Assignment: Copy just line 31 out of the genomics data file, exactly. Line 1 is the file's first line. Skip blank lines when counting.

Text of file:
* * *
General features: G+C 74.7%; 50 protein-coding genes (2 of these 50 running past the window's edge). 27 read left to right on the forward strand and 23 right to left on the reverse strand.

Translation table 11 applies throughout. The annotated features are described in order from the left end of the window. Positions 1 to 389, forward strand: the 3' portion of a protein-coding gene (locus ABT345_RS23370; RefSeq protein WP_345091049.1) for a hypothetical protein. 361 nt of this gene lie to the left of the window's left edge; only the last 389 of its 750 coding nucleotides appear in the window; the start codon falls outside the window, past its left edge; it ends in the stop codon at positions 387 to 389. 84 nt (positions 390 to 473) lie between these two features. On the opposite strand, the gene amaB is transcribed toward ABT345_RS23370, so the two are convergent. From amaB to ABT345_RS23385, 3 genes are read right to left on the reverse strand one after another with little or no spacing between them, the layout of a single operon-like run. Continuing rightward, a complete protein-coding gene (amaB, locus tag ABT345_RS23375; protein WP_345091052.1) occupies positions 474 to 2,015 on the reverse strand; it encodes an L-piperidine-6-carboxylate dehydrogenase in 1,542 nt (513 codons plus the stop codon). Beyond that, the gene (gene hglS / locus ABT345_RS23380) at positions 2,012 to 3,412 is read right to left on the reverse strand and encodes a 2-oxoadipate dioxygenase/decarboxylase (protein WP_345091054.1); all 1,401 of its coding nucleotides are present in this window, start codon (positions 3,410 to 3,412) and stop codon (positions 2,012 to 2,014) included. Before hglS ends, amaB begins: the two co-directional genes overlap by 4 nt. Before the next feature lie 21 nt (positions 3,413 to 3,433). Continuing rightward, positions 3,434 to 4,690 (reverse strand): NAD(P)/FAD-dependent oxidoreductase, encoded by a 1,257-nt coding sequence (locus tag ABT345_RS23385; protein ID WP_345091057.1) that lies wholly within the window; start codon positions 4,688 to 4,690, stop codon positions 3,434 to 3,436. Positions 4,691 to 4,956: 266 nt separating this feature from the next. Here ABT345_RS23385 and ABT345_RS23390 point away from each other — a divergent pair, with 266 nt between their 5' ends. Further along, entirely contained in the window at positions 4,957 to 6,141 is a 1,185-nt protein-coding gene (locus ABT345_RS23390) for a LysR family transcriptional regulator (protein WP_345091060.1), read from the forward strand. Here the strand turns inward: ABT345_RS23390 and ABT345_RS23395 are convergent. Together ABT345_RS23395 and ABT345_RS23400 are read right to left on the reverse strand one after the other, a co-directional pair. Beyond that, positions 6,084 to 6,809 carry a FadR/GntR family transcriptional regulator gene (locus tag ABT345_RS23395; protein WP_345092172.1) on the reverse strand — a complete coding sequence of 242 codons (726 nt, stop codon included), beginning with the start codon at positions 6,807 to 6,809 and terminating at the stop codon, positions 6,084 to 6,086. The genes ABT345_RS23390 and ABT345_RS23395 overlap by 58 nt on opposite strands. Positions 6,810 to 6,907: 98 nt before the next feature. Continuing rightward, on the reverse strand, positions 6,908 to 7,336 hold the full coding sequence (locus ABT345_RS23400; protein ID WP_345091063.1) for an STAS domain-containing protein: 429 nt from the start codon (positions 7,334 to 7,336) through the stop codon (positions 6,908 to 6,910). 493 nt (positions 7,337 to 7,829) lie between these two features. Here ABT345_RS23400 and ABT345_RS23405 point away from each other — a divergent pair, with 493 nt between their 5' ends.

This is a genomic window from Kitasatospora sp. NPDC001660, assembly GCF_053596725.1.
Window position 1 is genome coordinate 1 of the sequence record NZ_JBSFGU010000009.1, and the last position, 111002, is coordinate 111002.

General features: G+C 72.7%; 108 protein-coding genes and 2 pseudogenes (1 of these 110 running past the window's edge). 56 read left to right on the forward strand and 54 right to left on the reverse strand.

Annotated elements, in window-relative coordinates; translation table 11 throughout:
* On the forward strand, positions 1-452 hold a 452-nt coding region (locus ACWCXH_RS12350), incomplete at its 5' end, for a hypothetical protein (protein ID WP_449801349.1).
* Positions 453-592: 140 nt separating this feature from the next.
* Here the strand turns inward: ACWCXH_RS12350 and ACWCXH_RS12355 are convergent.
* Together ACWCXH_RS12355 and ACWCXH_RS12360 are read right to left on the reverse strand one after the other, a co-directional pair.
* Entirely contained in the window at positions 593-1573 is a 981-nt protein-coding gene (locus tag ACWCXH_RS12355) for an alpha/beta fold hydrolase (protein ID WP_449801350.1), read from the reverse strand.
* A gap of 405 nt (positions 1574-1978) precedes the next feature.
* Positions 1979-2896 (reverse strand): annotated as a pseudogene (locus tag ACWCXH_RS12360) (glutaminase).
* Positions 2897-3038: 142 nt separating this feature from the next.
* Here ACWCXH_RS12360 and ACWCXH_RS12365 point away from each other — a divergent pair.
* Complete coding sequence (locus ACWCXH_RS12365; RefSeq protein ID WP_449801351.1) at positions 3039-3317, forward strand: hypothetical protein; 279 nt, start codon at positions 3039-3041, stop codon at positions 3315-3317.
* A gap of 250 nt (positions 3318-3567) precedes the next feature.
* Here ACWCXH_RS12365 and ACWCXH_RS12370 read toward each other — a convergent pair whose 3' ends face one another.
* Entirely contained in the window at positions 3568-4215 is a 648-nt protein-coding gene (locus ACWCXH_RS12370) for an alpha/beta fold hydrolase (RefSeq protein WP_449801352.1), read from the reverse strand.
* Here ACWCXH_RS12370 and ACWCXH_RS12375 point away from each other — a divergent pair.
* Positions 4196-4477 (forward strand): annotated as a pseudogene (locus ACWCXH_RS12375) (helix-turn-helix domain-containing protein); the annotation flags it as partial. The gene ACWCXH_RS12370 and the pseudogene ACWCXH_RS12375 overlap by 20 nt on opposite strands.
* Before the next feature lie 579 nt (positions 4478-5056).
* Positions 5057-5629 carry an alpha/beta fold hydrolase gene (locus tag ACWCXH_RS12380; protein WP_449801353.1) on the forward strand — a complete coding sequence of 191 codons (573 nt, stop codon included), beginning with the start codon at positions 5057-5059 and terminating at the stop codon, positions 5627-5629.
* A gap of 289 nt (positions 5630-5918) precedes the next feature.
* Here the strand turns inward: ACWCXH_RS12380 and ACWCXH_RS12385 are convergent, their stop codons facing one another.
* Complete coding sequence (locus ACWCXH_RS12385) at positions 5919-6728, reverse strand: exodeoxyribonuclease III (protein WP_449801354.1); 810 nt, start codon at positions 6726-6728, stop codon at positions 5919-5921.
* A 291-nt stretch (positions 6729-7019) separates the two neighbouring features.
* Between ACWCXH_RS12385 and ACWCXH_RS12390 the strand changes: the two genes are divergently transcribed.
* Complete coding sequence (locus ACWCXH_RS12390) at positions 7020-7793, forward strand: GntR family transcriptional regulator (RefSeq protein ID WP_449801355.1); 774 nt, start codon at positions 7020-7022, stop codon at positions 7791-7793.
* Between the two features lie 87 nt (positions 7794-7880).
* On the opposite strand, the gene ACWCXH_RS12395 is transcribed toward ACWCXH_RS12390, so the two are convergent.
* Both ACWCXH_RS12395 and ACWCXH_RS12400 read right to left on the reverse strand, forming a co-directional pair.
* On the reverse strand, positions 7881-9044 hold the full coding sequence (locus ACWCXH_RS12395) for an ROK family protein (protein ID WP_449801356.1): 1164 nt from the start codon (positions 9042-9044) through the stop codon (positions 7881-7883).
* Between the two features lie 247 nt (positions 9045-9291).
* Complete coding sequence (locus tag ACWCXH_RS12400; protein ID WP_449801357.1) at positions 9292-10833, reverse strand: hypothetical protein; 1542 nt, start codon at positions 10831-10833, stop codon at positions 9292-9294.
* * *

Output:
* On the opposite strand, the gene ACWCXH_RS12395 is transcribed toward ACWCXH_RS12390, so the two are convergent.